THE FLAMING LIPS – Clouds Taste Metallic (1995)

Review by: Victor Guimarães
Album assigned by: Syd Spence

“So, it was a warm spring evening when I arrived at Oklahoma City to see its most famous band: The Flaming Lips. And in this hometown-comeback concert, they’re playing Clouds Taste Metallic in full! Wow, can’t wait for that!”

Gods, I surely wanted to have said that sentence just above. And to have lived it as well – you know what they say about the amazing experience that is a Lips concert? Something like 50 bands to see before you (or they) die. But, unfortunately, all that I got was the pleasure of restraining myself to online streaming players. Damn! 

Ok, everyone knows the band, right? Americans, heavily inspired by psychedelic culture and known for their sound experimentations from the 80s to this day. Cool, huh? Clouds Taste Metallic is their seventh album, the last to feature guitarist Ronald Jones, and the last guitar-oriented, traditional rock based album. So, expect lots of good rock songs, all of them as short as 4 minutes, and all sporting great spirit. Expect well-thought melodies, those whose drum tempos, bass lines, guitar solos were precisely orchestrated to fit in together with the smart free-verse singing and bring specific emotions to the listener. Now, add the spaced, poetic, metaphorical lyrics and you’ve got the recipe for a great album.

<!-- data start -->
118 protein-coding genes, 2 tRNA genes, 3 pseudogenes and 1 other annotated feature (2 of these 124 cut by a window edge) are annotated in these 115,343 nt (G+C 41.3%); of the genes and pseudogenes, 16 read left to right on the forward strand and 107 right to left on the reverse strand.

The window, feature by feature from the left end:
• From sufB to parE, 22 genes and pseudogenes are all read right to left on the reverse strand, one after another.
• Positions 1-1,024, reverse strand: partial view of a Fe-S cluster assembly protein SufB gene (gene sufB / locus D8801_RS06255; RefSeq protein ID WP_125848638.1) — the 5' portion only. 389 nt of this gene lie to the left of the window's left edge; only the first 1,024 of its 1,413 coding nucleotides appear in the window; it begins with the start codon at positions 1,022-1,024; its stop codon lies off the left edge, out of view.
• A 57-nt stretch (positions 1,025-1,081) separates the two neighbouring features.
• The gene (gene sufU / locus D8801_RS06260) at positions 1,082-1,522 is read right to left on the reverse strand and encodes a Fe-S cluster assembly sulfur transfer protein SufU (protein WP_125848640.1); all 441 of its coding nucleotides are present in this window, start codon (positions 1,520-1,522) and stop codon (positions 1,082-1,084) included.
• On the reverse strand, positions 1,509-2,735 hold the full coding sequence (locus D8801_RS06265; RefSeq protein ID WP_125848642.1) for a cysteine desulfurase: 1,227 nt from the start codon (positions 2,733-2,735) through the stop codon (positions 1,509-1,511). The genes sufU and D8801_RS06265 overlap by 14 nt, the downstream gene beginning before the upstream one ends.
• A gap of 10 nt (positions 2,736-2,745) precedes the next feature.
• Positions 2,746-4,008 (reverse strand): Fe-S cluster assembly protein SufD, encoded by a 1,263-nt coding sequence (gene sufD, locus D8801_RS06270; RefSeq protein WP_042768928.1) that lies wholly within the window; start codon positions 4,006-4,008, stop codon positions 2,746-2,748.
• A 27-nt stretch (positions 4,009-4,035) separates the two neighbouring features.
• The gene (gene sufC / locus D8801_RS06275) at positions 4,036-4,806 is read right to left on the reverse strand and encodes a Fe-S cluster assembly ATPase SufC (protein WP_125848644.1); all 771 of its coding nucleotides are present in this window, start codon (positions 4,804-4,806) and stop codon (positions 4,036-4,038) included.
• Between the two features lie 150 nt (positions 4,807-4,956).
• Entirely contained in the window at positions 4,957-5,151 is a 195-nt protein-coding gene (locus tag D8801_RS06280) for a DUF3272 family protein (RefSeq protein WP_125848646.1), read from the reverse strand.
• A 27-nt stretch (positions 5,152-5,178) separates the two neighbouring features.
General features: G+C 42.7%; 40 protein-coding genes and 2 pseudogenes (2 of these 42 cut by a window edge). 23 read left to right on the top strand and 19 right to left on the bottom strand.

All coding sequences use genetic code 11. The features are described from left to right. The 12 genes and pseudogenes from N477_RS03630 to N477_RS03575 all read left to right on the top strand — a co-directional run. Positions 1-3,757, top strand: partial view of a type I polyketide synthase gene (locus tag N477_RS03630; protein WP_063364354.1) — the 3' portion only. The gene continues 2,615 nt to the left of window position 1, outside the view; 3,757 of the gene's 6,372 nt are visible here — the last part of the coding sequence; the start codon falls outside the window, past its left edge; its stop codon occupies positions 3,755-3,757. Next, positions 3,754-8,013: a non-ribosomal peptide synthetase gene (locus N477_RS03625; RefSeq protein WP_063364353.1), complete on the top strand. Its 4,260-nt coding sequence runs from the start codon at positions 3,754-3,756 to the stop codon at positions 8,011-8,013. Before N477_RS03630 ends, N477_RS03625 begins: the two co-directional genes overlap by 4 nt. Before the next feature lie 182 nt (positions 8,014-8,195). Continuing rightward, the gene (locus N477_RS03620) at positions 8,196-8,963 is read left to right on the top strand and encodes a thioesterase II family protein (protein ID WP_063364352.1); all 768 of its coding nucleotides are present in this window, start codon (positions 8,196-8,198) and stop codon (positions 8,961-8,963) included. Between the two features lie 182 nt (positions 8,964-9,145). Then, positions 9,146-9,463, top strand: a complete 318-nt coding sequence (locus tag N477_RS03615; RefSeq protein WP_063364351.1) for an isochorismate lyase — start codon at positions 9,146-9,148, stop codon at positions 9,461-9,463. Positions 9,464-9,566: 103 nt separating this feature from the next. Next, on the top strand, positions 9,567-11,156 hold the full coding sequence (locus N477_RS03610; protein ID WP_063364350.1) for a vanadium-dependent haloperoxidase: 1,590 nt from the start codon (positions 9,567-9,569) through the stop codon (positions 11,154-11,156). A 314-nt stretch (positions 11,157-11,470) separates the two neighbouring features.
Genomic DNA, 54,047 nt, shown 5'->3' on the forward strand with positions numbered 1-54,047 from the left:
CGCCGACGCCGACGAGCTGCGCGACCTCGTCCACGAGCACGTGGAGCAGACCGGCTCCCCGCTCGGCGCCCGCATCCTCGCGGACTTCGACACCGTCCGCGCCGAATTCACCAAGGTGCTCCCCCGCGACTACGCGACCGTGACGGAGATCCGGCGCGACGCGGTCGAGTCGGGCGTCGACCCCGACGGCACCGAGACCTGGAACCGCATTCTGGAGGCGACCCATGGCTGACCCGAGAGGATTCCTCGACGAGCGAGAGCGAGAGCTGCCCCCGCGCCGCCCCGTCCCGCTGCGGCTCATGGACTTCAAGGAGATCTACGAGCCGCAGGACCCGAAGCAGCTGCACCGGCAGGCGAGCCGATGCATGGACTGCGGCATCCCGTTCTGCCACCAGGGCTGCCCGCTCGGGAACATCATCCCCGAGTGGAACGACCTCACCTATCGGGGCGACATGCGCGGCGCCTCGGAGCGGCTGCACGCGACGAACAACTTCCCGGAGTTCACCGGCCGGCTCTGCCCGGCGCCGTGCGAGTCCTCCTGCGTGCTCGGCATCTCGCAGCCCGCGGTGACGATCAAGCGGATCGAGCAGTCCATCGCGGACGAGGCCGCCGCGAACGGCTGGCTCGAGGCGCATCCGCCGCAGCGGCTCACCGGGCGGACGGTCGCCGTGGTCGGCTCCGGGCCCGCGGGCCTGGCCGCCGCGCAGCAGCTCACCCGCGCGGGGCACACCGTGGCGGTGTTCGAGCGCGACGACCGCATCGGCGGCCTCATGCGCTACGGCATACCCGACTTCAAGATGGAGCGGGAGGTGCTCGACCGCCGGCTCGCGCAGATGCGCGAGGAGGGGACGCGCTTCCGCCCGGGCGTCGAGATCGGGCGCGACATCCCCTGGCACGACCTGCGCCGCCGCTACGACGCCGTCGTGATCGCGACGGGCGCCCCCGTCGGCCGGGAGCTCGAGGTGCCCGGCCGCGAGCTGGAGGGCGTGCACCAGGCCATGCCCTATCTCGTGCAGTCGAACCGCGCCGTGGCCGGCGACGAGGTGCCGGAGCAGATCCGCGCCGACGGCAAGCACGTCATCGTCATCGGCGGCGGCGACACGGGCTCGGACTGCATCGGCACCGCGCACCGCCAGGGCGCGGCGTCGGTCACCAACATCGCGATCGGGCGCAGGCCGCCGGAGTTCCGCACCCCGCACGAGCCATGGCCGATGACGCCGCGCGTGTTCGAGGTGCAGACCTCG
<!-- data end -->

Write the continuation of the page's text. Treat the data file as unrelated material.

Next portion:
Well, no one is expected to be spared from criticism, right? I could say the songs are too short, that they could’ve been done in a better, most complex way. Or that the lyrics are, in its majority, too metaphorical, too indirect, in such a way that a full comprehension will require some mindwork from the average listener. No, it’d all be wimpy criticism. One could also say the album is too simple. Come on! They are the ‘good simple’, with discrete touches of geniality all over the album. For me, those small, discontinuous, but ever-present displays of great ideas is exactly what (and one of the many ways that) distinguishes a great composition from a good one. But even with all that praise, I still got the feeling that there was something amiss in Clouds Taste Metallic. As I write those final lines of this review, after listening to the album a couple of times, I still hadn’t figured out what I think they missed. 

At last, don’t fool yourself with doubts or second thoughts: great album from a great band. What more could I say? I wished I’d seen ‘em live!

Author: tomymostalas


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